Appellants, first, charge error in the refusal of their motion to quash the indictment upon the ground that Section 55-7.2, supra, under which they were indicted, is unconstitutionally vague because it does not define the crime of riot. Riot is a common law offense in this *574 State and the definition of the crime, as adopted in State v. Connolly, 3 Rich. 337, has been consistently followed in our decisions. The contention that the definition of the offense is unconstitutionally vague is without merit. Abernathy v. Conroy, 4 Cir., 429 F. (2d) 1170.
It is next contended that the lower court erred in overruling a motion made by appellants for a severance and separate trials. From the record it appears that, when the case was called for trial, the trial judge directed that any and all motions on behalf of defendants would be considered as having been made at appropriate stages of the proceedings and overruled, which defendant's rights in regard to those motions preserved.
It is now agreed that appellants desire to move for a severance or separate trials. Such a motion was addressed to the sound discretion of the trial judge.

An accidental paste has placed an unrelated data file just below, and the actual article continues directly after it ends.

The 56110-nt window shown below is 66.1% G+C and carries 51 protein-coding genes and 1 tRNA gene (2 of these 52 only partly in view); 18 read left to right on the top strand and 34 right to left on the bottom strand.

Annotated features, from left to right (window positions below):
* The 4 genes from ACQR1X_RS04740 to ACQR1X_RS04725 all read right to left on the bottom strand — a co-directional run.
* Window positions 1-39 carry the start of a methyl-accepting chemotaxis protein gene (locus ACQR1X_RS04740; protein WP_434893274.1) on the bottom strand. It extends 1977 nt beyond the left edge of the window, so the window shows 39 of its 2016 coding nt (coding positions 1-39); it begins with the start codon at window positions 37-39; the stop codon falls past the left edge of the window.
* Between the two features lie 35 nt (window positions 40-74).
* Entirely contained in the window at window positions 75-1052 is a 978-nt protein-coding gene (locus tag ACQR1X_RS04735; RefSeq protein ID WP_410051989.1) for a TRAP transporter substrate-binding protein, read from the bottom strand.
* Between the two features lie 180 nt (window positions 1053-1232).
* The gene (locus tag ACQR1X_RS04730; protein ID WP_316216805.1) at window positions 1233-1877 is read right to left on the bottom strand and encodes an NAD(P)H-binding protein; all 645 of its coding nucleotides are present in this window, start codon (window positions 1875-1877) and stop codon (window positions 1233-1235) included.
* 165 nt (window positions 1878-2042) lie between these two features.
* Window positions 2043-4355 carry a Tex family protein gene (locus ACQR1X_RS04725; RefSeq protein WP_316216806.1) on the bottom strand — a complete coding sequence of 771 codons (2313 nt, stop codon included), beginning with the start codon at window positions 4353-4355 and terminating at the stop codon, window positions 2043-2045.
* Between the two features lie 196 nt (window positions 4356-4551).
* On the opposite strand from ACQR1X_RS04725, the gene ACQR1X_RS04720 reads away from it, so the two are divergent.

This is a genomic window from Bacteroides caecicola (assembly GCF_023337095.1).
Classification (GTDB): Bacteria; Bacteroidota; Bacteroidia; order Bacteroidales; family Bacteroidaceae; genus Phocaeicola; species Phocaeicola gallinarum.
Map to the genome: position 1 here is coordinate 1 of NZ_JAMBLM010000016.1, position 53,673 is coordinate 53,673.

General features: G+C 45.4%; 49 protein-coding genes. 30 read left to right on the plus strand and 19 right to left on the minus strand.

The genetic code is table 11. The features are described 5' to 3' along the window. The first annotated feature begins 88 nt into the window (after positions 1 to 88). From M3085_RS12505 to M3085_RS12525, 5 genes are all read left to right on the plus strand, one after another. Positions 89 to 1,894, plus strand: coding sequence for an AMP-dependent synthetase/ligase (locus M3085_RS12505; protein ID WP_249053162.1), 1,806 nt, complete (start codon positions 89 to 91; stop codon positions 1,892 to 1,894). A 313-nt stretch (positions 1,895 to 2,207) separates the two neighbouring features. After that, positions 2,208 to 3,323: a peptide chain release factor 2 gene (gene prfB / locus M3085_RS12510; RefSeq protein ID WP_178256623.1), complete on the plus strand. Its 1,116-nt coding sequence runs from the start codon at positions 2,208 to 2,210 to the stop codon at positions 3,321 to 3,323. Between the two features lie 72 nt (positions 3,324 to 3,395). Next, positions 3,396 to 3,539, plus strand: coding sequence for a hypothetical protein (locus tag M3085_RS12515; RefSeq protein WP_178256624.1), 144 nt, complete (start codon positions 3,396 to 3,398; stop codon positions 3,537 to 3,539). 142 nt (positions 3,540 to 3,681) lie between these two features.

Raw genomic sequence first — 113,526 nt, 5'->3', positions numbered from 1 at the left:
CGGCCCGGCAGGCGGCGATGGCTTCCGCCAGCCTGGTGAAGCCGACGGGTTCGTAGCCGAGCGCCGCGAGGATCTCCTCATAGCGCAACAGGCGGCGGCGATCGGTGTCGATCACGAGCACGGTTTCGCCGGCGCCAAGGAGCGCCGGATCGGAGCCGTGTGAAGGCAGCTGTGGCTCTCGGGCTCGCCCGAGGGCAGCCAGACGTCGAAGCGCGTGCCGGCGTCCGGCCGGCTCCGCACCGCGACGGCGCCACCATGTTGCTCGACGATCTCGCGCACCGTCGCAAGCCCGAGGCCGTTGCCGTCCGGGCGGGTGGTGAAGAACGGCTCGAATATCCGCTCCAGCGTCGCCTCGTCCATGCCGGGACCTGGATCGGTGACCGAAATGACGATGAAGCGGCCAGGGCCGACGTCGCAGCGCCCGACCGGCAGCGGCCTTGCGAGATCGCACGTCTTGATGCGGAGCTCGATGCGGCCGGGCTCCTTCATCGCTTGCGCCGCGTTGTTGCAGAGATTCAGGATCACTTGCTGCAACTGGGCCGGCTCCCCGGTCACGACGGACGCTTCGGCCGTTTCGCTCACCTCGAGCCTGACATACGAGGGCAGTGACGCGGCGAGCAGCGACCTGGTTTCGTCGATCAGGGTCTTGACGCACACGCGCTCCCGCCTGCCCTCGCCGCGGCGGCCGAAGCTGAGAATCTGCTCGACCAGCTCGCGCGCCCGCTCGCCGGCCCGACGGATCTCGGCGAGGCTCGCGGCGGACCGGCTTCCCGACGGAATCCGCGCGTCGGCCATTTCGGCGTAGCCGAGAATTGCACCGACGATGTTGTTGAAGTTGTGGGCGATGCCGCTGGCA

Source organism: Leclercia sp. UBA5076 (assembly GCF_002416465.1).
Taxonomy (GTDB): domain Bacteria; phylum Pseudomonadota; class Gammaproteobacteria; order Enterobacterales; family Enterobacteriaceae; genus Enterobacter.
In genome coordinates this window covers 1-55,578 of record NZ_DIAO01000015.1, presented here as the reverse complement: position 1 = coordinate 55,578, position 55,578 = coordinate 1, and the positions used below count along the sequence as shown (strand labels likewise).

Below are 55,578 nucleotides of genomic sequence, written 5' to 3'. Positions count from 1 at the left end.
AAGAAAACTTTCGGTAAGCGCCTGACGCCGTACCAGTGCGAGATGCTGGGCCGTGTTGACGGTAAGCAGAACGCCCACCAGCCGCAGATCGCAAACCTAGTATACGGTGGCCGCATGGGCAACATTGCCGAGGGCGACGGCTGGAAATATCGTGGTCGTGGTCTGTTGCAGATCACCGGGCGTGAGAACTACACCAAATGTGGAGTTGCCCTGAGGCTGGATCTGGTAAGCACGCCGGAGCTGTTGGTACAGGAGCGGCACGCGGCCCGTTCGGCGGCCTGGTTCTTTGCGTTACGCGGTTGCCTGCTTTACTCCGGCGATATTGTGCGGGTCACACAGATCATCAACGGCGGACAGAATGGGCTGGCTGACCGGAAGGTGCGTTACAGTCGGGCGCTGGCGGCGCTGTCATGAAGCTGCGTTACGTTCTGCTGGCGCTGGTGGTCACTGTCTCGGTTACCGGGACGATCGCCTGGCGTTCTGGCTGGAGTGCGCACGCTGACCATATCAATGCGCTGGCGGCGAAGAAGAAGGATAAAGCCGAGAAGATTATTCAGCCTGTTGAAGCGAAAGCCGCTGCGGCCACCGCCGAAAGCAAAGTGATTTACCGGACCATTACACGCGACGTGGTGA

While the record affords sound basis for the criticism that the procedure adopted by the trial judge, of denying all motions and permitting them to be later inserted in the record, indicates a failure to give them the judicial consideration to which they were entitled, there is no showing of probable prejudice to appellants from the denial of the present motion. The charges arose out of the same uncomplicated facts and circumstances and there was no conflict in the defenses interposed. Indicative of the ability of the jury to keep the facts separate as to the participation of each of the defendants in the alleged riot is the fact that one of the defendants who went to trial was acquitted.